How to Sew French Seams

pinterest photo for sewing french seams tutorial

What are French Seams?

French seams are also known as enclosed seams. The cut edge of the fabric if enclosed within the seam, hiding it away to prevent fraying.

It is an easy way to make a clean seam finish. They are regarded as simple and elegant and can make any hand sewn garment look professional. They also don’t require any fancy sergers or extra sewing machine feet!

zoomed in photograph of French seam

Pros – French Seams

  • Clean and professional looking finish
  • Can be done on any machine – don’t need a serger
  • Strong seam
  • Works well with lighter weight fabrics that may be harder to finish with an overcast or zigzag stitch
  • Not as irritating as exposed serger or overcast threads

Cons – French Seams

  • Adds bulk (not suggested for heavier fabrics)
  • More time consuming (extra ironing and sewing)
  • Not advised for curved seams
  • Need larger seam allowance
  • Little room for error with seam allowances

When to Use French Seams

  • On projects that get heavy use (pillow cases, children’s clothes)
  • With sheer and lightweight projects where the seams may show through or serged edges may be bulky
  • With any fabrics with excessive fraying

How to Sew a French Seam

1. Sew the First Seam

sewing a top, placed wrong sides of fabric together and pinned side seam

Pin the WRONG SIDES of your fabric together. (When doing a regular seam, you pin together the right sides. For French seams, it is the opposite!)

Patterns call for different seam allowances. You always want to sew your first seam ¼ inch less than your overall seam allowance. To be super clear:

½ Inch Seam Allowance: sew your first seam at ¼ inch from the edge

⅝ Inch Seam Allowance: sew your first seam ⅜ inch from the edge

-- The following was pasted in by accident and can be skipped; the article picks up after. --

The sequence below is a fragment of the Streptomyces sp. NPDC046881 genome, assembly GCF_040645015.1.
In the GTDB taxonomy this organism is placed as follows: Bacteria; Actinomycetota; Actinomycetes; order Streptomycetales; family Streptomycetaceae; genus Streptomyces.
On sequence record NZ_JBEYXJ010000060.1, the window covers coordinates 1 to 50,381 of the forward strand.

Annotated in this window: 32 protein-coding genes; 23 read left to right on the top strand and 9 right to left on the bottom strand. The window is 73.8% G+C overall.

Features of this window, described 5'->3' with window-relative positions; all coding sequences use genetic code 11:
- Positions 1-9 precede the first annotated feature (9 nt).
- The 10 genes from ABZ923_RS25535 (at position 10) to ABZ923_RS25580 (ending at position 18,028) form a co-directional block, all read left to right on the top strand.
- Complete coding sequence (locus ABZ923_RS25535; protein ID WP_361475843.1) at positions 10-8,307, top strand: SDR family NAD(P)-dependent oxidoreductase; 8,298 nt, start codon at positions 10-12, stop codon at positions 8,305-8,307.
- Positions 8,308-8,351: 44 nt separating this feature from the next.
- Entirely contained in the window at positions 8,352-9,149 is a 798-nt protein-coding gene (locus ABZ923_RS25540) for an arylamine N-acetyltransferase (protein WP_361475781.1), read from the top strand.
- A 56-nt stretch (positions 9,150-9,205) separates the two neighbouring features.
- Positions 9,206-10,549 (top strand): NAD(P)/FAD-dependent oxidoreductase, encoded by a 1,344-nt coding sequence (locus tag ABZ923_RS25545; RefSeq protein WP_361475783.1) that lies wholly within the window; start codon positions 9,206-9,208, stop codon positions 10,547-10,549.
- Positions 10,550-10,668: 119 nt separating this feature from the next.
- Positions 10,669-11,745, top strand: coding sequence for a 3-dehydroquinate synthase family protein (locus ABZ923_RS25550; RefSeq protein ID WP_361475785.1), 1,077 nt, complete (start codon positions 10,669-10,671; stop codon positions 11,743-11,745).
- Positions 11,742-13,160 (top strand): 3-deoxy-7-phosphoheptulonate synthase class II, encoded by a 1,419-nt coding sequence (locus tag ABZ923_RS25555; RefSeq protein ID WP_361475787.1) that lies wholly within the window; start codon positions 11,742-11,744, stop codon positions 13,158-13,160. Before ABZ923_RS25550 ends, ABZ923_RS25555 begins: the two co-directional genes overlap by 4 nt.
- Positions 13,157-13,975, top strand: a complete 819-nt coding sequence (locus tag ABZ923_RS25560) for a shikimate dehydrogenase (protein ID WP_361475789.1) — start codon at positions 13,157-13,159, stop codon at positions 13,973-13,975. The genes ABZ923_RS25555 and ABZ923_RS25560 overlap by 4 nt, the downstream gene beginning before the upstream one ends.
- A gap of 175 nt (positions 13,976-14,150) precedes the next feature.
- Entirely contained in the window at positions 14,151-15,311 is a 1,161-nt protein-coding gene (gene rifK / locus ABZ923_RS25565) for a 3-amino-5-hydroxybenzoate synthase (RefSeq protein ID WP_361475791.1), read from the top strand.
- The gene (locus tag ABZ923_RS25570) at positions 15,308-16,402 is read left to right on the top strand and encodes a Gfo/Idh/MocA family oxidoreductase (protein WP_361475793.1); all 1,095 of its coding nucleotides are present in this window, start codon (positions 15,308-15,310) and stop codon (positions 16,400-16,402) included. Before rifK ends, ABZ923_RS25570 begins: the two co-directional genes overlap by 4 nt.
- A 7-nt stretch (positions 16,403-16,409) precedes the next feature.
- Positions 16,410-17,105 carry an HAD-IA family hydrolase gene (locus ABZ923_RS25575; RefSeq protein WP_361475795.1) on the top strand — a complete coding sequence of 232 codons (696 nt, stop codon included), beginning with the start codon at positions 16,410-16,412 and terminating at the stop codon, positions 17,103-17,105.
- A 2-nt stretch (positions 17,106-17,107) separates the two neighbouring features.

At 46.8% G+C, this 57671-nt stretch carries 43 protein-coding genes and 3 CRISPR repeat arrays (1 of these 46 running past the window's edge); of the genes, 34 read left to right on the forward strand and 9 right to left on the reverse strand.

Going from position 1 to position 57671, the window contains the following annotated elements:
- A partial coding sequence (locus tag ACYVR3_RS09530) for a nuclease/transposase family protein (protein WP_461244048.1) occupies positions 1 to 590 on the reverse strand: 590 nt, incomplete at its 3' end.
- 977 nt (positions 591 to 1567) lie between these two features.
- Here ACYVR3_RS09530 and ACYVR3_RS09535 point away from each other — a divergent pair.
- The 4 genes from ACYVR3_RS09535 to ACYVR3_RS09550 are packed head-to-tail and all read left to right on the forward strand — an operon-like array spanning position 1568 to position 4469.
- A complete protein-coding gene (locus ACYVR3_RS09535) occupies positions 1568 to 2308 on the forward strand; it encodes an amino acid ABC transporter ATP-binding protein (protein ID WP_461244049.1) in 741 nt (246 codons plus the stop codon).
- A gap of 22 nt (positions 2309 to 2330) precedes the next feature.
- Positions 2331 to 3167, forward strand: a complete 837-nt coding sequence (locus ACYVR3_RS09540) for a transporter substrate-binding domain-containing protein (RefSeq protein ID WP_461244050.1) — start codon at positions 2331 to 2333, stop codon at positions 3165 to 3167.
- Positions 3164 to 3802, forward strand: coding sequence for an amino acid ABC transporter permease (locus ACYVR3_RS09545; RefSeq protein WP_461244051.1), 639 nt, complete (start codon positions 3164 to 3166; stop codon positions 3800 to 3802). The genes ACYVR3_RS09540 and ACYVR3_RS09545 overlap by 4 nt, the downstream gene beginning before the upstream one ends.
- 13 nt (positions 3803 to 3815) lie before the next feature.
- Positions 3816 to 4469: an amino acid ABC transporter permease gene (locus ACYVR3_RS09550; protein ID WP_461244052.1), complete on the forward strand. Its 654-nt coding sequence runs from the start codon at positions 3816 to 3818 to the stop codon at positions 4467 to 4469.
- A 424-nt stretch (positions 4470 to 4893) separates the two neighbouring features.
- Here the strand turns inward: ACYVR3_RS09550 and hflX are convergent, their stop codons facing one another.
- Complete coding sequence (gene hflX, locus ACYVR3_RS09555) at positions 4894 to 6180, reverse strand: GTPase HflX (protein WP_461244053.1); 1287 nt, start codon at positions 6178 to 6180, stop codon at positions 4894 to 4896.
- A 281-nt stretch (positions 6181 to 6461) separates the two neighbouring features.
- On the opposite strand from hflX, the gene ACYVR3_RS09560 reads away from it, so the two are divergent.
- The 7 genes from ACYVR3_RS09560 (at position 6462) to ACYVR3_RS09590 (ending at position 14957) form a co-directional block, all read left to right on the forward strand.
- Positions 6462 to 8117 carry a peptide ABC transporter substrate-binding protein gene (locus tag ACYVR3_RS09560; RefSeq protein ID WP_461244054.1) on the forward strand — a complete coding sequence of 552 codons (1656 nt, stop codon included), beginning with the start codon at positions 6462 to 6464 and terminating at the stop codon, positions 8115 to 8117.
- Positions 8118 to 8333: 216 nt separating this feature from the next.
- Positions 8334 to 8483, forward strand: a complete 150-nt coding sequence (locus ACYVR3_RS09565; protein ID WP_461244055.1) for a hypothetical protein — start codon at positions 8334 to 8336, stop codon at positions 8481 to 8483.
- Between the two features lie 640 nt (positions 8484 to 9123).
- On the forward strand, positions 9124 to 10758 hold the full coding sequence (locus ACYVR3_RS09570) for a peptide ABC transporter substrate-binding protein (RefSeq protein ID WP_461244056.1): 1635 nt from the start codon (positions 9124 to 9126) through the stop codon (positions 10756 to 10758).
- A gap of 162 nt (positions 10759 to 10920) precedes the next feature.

2. Trim The Seam

trim excess fabric from seam

Trim down the seam allowance to ⅛ inch. Be careful not to cut into the seam!

You can easily do this with a rotary cutter and quilting ruler if it is a straight seam. If you feel more comfortable with scissors or you are working on a slight curve, feel free to cut with scissors.

If you are sewing a seam on a slight curve, at this point you would make slight clips into the seam allowance. Be sure not to clip into your stitches.

3. Press

ironing seam with fabric right sides together

Press the seam allowance open (seems unnecessary, but ensures that the seam is nestled right into the edge when pressed right sides together). Then fold your fabric to press right sides together.

4. Sew the Second Seam

sewed the second seam to complete the french seam

Sew the seam again with a ¼ inch seam allowance. Be sure that you’ve encased your raw edges in the seam and that there aren’t any raw edges or threads poking through.

5. Final Press

final press to ensure french seam lays to one side

Open the seam allowance again and press it to one side. Turn your fabric over and press again from the outside to make sure you have a nice and clean finish. Congrats you just sewed a French Seam!

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